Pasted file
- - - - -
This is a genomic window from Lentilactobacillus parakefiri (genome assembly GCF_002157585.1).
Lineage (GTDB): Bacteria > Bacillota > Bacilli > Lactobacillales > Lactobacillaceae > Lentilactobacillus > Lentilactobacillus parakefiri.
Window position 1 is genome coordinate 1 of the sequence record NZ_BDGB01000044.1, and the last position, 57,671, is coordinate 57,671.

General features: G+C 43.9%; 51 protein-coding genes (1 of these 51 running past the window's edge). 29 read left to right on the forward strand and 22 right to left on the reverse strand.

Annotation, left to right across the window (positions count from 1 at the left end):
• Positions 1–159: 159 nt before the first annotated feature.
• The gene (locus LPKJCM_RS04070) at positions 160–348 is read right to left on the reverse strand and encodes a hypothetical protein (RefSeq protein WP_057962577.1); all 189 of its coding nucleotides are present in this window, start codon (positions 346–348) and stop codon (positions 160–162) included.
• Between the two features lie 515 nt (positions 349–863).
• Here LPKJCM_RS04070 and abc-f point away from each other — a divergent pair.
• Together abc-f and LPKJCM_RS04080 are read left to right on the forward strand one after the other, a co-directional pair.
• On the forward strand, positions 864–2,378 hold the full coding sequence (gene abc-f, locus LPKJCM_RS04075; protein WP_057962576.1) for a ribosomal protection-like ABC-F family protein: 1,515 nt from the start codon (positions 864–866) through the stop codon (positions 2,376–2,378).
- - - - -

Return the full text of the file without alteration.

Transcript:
This is a genomic window from Lentilactobacillus parakefiri (genome assembly GCF_002157585.1).
Lineage (GTDB): Bacteria > Bacillota > Bacilli > Lactobacillales > Lactobacillaceae > Lentilactobacillus > Lentilactobacillus parakefiri.
Window position 1 is genome coordinate 1 of the sequence record NZ_BDGB01000044.1, and the last position, 57,671, is coordinate 57,671.

General features: G+C 43.9%; 51 protein-coding genes (1 of these 51 running past the window's edge). 29 read left to right on the forward strand and 22 right to left on the reverse strand.

Annotation, left to right across the window (positions count from 1 at the left end):
• Positions 1–159: 159 nt before the first annotated feature.
• The gene (locus LPKJCM_RS04070) at positions 160–348 is read right to left on the reverse strand and encodes a hypothetical protein (RefSeq protein WP_057962577.1); all 189 of its coding nucleotides are present in this window, start codon (positions 346–348) and stop codon (positions 160–162) included.
• Between the two features lie 515 nt (positions 349–863).
• Here LPKJCM_RS04070 and abc-f point away from each other — a divergent pair.
• Together abc-f and LPKJCM_RS04080 are read left to right on the forward strand one after the other, a co-directional pair.
• On the forward strand, positions 864–2,378 hold the full coding sequence (gene abc-f, locus LPKJCM_RS04075; protein WP_057962576.1) for a ribosomal protection-like ABC-F family protein: 1,515 nt from the start codon (positions 864–866) through the stop codon (positions 2,376–2,378).